Microsoft's new operating system has some unique features that take some getting used to: Here's our guided tour of the new "charms" pop-up options, the lack of a "file menu", as well as the multiple ways to access and use new and old apps.
Windows 8, launching October 26, is a horse of a different colour for users. It looks nothing like the Windows we've been used to for the past decade-plus. Here's a visual tour to start our coverage of the shiny new OS that Microsoft (and others ) are hanging their future on. You are looking at the Start Screen, the first thing you'll see after you log in. Each of those colourful tiles launches something.
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Those icons in the black column on the right side of the screen (which only appears when you mouse over that area) are called Charms. They're available to all Windows 8 apps, and are context-sensitive. On the Start screen, for example, Settings gets you to more general PC settings, while in an app like Quick Note, you find app-specific options.
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At the bottom of the main Settings display, you're able to view and alter network connections, volume, brightness and language, define what notifications you want to see, and shutdown or restart the computer. The Shutdown tile you see (lower right) on this Start screen is actually a user-defined shortcut, not part of the default setup. You can easily add the shortcuts of your choice. More settings are available by clicking the Change PC Settings link.
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You may have noticed these pretty daisies in a tile on the Start screen. They're the default wallpaper for the Windows 8 Desktop app. From Desktop, you can run most Windows 7 software. It's almost the same as the Windows 7 desktop, with the exception of the missing Start button in the bottom left corner.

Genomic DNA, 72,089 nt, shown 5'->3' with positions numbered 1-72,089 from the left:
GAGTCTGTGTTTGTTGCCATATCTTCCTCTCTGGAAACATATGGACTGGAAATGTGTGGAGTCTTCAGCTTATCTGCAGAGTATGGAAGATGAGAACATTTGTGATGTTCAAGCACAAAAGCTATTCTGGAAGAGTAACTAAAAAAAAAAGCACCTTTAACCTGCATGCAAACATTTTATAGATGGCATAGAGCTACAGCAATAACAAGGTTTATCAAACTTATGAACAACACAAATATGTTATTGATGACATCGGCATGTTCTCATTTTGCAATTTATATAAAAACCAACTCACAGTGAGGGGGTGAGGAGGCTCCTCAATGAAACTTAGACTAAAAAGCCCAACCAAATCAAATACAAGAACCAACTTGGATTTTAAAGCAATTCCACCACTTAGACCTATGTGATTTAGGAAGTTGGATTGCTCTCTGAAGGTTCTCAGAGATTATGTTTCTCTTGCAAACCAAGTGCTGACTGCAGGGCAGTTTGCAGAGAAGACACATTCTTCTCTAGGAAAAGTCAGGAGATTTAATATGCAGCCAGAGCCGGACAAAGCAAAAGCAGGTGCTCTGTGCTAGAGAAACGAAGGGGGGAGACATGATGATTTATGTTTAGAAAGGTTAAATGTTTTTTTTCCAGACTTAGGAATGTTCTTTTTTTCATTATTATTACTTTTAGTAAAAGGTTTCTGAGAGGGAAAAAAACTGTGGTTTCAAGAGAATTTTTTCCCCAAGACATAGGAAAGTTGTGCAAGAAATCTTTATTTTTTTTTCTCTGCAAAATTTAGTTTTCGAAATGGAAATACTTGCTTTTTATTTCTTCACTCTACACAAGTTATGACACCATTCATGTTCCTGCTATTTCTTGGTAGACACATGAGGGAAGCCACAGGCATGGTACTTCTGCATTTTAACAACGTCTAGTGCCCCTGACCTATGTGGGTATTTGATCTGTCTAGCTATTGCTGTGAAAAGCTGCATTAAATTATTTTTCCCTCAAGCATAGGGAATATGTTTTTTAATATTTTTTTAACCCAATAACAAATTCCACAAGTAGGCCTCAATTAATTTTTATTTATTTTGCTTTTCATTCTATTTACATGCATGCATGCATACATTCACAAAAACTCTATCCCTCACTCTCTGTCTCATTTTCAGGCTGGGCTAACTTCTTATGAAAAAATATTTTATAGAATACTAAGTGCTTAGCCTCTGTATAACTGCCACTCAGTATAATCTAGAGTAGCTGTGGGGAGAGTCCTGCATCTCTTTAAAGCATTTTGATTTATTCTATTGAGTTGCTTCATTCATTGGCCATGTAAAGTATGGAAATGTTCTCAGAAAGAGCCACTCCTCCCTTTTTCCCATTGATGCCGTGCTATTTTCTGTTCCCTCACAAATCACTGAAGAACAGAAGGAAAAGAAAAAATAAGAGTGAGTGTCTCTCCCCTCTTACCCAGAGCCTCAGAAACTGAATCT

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If you run Internet Explorer from the new Start screen, you may have a surprise: it does not support add-ins such as the full version of Flash (it does have partial functionality), so you may see a message like this at the bottom of the screen. Fortunately, the version IE that runs on the old Desktop (for Windows 7 software) can handle add-ins. Click the Open button and it will be fired up for you.
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All Windows 8 apps run full-screen. Any menus are accessed by right-clicking or swiping up from the bottom of the screen.
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Here’s a good example of how those fullscreen apps look: Tweetro is one of the better Windows 8 Twitter apps.
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Printing from Windows 8 apps such as Quick Note is non-intuitive. There's no "File" menu, instead, you bring up the Charms, click the Devices Charm, and pick your printer. It will then let you choose all of the usual options, like number of copies.Printing from Windows 7 apps on the Desktop works in the same way it always has. Using the Share Charm instead of the Devices Charm lets you send the output to your chosen destination: e-mail, or Facebook, or wherever.
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While you can get the Windows 7 software that runs on the Desktop virtually anywhere, for Windows 8 apps, you're restricted to the Store. It's the place to find new apps, and to receive updates for existing ones. Unlike Windows 7 software, which usually needs Administrator rights for installation, Windows 8 apps can be installed by any user, unless your corporate administrator has blocked the function.
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When you choose an app in the store, you see information about its requirements, the permissions it needs, its price, and what it does. If there are user reviews, you can view them, and add your own.The dashes under the screenshot indicate how many screenshots of the app that the vendor has provided. In any app (including the Store), the arrow at the top left takes you back to the previous screen.
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If you need to find an app on your system, use the Search Charm. You see a list of all installed apps and can find what you need. To discover an app in the Store, just use the Search Charm there and enter the functionality you need (eg: screen capture) into the Search field; it will discover any apps in the store that fulfill your criteria. Note that if vendors have chosen to add them, it'll also show you Desktop apps that you have to retrieve from the vendor site and install on Desktop.
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And yes, there's Solitaire.
Here's one of the payoff animations when you win at Klondike Solitaire.
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